Revelator CoverAnd often there were those who peddled wares not for the flesh but for the eternal soul as prescribed by the Almighty, for in the progress of this new nation all faiths seemed possible, and all manifestations of the Creator seemed true. Now there were those who gathered in the forests and bathed in the rivers, and so many playing children were unwittingly greeted by the pale, liberated flesh of the godly— oh, to be a lad before those wilting and corpulence, to feel the breath quicken as a sagged woman coos from the brush, or a flaccid man pleads for a roll in the needles and leaves. Oh, to believe with deepest faith that in another’s flesh one finds the Almighty’s light! And there were those who would not murder nor eat the flesh of animals, supping upon only what they found growing from the land. And there were those who uncovered the flesh of men buried, and these were seen wandering with burlap sacks and crowbars and sniffing at the soil. And there were those who lived twelve or more within the same house and worked no jobs, choosing rather to till the soil and raise livestock, to feast upon the bounty of their labor. And here the men slept in rooms across from the women, but no sex frolicked with the other, for to fornicate was considered the foulest sin. And now pregnant women were excommunicated and sent to live amongst the sinners of the land while the implanter of the seed was but reprimanded, for “a man’s lusts are the deepest of all nature’s transgressions” and it was well know that “the female encourages and lures the male.” And some called for an end to priests, for one man should not stand as gatekeeper to another man’s salvation. 
     

AuthorPhoto_JanetSternburg

Were you concerned that people would be put off by the story you were telling? It’s difficult material, your family with its two lobotomies.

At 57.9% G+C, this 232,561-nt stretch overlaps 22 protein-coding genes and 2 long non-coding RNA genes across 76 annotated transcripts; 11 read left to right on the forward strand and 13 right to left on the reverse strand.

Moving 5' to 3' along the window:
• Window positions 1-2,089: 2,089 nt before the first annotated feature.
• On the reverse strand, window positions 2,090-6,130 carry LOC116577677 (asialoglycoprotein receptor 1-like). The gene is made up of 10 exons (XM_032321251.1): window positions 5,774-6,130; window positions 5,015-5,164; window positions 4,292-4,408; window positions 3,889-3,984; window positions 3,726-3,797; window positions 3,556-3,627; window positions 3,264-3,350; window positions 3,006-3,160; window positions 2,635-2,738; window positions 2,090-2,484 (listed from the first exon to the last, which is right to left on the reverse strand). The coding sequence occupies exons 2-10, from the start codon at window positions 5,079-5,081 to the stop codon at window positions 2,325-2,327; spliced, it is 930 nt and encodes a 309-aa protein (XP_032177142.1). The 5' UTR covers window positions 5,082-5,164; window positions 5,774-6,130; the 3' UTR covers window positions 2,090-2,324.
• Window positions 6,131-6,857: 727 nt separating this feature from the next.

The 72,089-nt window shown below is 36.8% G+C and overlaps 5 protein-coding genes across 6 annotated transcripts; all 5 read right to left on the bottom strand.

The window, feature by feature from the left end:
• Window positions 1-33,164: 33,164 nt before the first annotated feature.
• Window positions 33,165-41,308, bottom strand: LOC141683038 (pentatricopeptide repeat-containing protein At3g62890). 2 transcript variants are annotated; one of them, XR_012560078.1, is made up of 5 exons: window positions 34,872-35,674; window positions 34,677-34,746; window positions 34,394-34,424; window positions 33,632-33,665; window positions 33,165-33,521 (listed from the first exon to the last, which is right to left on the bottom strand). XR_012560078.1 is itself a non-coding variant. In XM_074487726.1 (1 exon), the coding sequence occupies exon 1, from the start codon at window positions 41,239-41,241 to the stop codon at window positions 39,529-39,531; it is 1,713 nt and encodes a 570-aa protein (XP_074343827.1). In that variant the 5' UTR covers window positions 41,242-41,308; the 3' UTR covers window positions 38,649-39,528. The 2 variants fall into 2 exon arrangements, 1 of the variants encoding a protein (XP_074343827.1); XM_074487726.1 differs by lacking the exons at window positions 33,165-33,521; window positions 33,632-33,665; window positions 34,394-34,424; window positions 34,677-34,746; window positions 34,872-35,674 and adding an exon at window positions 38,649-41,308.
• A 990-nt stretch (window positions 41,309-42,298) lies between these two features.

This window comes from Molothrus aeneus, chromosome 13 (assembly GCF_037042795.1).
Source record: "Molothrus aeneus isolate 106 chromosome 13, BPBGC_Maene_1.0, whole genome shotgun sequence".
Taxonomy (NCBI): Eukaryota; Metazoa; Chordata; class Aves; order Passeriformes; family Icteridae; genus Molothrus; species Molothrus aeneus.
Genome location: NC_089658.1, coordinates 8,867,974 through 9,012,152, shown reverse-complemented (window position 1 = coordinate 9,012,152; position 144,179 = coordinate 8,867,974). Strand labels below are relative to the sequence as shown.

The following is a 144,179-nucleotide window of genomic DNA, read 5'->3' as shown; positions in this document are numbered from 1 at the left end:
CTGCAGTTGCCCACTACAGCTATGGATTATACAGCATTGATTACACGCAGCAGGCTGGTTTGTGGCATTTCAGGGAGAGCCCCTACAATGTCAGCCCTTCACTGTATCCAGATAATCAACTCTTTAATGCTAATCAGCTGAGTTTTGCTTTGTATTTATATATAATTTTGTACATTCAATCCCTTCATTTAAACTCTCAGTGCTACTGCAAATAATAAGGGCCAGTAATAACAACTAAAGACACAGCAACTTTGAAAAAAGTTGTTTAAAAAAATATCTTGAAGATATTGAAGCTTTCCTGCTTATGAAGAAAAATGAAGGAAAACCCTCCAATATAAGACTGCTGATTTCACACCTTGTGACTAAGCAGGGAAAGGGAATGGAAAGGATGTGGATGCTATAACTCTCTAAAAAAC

I was worried all the time. I knew that life had given me an incredible story to tell—six siblings, two lobotomies: one third of my mother’s family.

 

Incredible, yes. But who would want to read that?

I’d tell people what I was writing and watch as they turned green when they heard the word lobotomy. But it turned out that there was a story behind the story. People have since come forward to tell me they too come from families with mental illness. Allen Ginsberg, whose mother was lobotomized, wrote: “It would seem odd to others…that is to say, familiar—everybody has crazy cousins and aunts and brothers.’ What I first thought was strange turned out to be a universal story.

Cover_WhiteMatterThe Family

IDA SMALL

(b. unknown, Byelorussia; Smalnitsky changed to Small at Ellis Island)

marries

PHILIP GOLDSTEIN (b. unknown, Poland)

Their children (b. Boston), in order of birth starting from eldest

MINNA b. 1904

marries SAM Son DAN b. 1930

JEN b. 1905

Unmarried

BENNIE b. 1909

Unmarried

HELEN b. 1911

marries Lou Daughter JANET b. 1943

PAULINE b. 1914

marries GEORGE Son PHIL b. 1939

FRANCIE b. 1920

marries HARRY

This is the story of a family who made mistakes. Who made choices based on imperfect knowledge—of the world, and of themselves—and had to live with their consequences, as did I, the next generation of that family.

The words “prefrontal lobotomy” were spoken often, common currency growing up in my family. Sometimes I’d hear the term shortened to “frontal” lobotomy. I had no idea what premeant, but it seemed to confer authority, as though the speaker knew what he was talking about. This childhood recognition of distinctions made me—a Jewish, lower-middle-class child—a true citizen of Boston, a city that prided itself on being correct. I really should not have heard any of those words.